Morgan Creek golfer Susan Xiao is gearing up for a busy 2018 golf season after an impressive string of accomplishments this past year. (Nick Greenizan photo)

South Surrey golfer reflects on impressive junior season

Susan Xiao to play in Silver Belle tournament in Arizona this week

To the casual observer, the middle of December – with its sub-zero temperatures and occasional snow flurries – might not exactly seem like golf weather.

But don’t tell that to Susan Xiao, a Morgan Creek Golf Course member and one of the top junior golfers in the country. Even as the mercury drops lower in what most golfers would consider the off-season, the Grade 11 Southridge School student can be found fine-tuning her game on Morgan Creek’s putting green, or in the gym, or at the driving range.

Or, as is increasingly the case – jetting off to some warmer locale to compete in a tournament or two. Later this week, for example, she is set to head to Arizona to take part in the Joanne Winter Silver Belle Championships.

“There’s not a lot of time off – for me, it’s basically a year-round sport,” said Xiao, sitting in a lounge chair adjacent to Morgan Creek’s pro shop.

In fact, winter is often when Xiao works the hardest – “You have to prepare yourself for the season,” she said – as she gets ready for the upcoming spring and summer, when her tournament schedule is busiest. And busy may, in fact, be an understatement – she plays events on four different tours: the Maple Leaf Golf Tour and Canadian Junior Golf Association in Canada, and the American Junior (AJGA) and US Golf Association (USGA) south of the border.

It’s that off-season dedication that Xiao credits for her success over the past 12 months – a calendar year in which she won some of the biggest events on her schedule. In August, she placed first at Canadian Junior Girls Championships in Ottawa, and a week later, won an AJGA event in Toronto. She also qualified – alongside playing partner Euna Han, who is also from Surrey – for the USGA’s U.S. Women’s Amateur Four-ball tournament, which is set for April.

“That was one of the big ones for me,” Xiao said of the Canadian junior title. “Going into it, it wasn’t my main goal to win – my first goal was to make the cut, then I thought maybe top-10, then top-five, and then I won.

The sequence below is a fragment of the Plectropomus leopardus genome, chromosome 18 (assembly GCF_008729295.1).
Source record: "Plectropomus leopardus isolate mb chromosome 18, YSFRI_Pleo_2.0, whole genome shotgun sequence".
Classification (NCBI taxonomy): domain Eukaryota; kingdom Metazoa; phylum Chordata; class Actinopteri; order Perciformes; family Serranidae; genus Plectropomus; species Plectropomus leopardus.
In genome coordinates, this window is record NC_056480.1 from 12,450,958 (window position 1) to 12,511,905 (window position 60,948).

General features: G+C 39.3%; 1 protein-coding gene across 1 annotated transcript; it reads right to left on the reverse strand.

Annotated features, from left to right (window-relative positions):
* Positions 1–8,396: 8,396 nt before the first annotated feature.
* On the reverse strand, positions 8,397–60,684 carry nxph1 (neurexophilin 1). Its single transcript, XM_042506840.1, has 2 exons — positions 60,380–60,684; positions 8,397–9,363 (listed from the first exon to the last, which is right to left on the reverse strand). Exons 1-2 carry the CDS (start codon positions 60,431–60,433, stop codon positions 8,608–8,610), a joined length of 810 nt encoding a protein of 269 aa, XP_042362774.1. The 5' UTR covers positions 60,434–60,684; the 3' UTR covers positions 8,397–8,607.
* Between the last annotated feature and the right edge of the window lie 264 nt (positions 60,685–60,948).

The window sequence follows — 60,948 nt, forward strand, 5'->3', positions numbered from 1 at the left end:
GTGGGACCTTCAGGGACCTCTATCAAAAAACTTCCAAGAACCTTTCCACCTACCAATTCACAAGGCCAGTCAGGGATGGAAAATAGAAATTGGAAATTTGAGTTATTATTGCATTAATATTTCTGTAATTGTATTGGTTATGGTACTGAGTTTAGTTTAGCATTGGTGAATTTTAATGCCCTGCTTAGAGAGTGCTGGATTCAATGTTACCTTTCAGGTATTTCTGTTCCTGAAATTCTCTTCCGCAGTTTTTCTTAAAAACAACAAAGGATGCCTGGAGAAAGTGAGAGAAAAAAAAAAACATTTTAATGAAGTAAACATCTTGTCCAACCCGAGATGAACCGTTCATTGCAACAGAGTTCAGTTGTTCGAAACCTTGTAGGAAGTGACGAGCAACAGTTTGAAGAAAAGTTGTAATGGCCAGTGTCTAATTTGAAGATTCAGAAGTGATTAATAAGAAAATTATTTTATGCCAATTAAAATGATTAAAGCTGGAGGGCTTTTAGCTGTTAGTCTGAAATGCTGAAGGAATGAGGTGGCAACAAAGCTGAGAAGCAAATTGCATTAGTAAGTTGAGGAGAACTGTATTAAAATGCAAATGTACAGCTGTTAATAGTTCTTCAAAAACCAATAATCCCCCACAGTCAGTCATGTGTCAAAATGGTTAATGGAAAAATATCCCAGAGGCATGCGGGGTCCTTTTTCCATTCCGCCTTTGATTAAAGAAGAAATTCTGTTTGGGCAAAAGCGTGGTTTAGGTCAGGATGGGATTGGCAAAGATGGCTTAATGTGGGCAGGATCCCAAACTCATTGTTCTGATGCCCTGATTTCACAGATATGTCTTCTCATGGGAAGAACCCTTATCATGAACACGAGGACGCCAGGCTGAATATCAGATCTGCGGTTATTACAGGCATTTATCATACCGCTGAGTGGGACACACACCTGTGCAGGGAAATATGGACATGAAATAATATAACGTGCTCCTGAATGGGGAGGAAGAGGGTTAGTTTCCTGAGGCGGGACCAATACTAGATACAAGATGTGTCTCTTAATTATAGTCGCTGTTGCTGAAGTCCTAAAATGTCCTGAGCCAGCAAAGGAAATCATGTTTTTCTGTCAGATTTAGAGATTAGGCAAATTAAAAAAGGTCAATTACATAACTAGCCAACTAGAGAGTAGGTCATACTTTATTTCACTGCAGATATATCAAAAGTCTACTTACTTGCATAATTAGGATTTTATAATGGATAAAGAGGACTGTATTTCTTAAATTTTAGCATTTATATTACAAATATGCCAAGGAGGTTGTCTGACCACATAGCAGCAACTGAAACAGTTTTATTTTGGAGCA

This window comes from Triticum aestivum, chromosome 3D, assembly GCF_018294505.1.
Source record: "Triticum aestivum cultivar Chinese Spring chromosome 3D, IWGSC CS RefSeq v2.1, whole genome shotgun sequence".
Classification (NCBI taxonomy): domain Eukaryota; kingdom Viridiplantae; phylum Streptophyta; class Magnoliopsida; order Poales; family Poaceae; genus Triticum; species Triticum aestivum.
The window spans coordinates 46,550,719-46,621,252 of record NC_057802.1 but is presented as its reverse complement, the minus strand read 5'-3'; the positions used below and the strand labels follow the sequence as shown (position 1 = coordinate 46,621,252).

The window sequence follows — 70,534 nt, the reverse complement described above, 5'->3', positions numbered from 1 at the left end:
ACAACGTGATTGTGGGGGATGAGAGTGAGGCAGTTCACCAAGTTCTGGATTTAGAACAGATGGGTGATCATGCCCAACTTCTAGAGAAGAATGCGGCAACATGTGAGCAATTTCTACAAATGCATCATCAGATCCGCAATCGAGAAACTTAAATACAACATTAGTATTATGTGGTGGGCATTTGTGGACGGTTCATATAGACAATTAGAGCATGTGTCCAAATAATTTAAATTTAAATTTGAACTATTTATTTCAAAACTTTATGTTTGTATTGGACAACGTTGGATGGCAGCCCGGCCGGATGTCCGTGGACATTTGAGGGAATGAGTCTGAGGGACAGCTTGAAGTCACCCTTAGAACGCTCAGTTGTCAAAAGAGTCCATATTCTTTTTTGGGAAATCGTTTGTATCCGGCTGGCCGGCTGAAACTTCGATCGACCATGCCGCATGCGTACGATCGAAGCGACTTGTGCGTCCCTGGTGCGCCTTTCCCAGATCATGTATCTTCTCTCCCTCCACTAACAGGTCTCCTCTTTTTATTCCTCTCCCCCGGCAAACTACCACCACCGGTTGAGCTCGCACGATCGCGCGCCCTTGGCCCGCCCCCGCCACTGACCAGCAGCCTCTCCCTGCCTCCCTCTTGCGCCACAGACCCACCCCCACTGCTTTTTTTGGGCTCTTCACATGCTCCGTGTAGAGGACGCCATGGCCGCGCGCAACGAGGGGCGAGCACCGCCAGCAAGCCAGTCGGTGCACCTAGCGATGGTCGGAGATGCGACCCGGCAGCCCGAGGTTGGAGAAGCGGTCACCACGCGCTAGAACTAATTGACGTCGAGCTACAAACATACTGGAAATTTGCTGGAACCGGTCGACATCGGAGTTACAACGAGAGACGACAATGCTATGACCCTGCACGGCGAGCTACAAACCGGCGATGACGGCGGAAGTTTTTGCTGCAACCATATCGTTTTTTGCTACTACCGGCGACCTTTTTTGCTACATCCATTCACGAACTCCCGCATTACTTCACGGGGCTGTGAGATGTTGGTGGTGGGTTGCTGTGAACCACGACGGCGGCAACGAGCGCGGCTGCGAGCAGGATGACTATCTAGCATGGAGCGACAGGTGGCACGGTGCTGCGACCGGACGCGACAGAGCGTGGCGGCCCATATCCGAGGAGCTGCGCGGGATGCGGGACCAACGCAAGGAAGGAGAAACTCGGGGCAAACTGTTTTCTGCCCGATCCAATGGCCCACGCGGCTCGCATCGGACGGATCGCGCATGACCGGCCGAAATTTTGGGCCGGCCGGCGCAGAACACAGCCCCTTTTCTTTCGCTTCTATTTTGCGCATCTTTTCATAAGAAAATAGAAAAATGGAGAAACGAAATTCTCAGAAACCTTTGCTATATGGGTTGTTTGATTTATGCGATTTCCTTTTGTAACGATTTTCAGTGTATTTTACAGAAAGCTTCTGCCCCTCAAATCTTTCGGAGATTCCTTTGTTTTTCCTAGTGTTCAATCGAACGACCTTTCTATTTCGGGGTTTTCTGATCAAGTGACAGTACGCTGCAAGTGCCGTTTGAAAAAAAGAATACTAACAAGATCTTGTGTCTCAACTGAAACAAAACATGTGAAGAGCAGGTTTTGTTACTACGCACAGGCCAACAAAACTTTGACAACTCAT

“And the (AJGA) one was pretty special for me, too.”

Add to her list of accomplishments being named the Junior Girls Player of the Year by the Pacific Northwest Golf Association, as well as being named an honourable mention Rolex Junior All-American, and 2017 has been a pretty impressive year for the young Beijing-born golfer.

“This is probably my most successful year. I had some wins a couple years ago, but they were kind of scattered – and this year, I won two of the most important events.”

Xiao’s string of recent wins is perhaps only matched by a number of victories she had as an elementary-school aged golfer in Beijing, prior to her family moving to Canada in 2010. She took up the game at just six years old after tagging along with her father, Richard, to the local driving range.

“My dad and some of his work friends would always go to the range together, and one day he took me. I kept bothering him, so he found me a coach (there) and that’s when I started getting lessons. After about a week or so, I started hitting the ball really well, and my parents thought I had a talent for it.”

After winning a handful of youth competitions, Xiao’s family decided a move to Canada would be good for the entire family, while also providing a better environment for the young golfer to hone her skills.

“With education back in China, there is a lot of homework and not a lot of time to golf, so my parents thought it would be a more balanced (lifestyle) if we were here,” she explained.

“I kind of stopped playing (as much) while we were moving and getting used to the culture – I couldn’t even speak English when we came here. But after about half a year or so, I picked it back up and starting practising more again.”

Now, with the 2018 season on the horizon, Xiao isn’t necessarily worried about trying to top her ’17 performance, choosing instead to simply focus on her game.

“I try not to put too much pressure on myself because I know that never works out well,” she said. “I just want to keep playing the best I can and win some more tournaments.”

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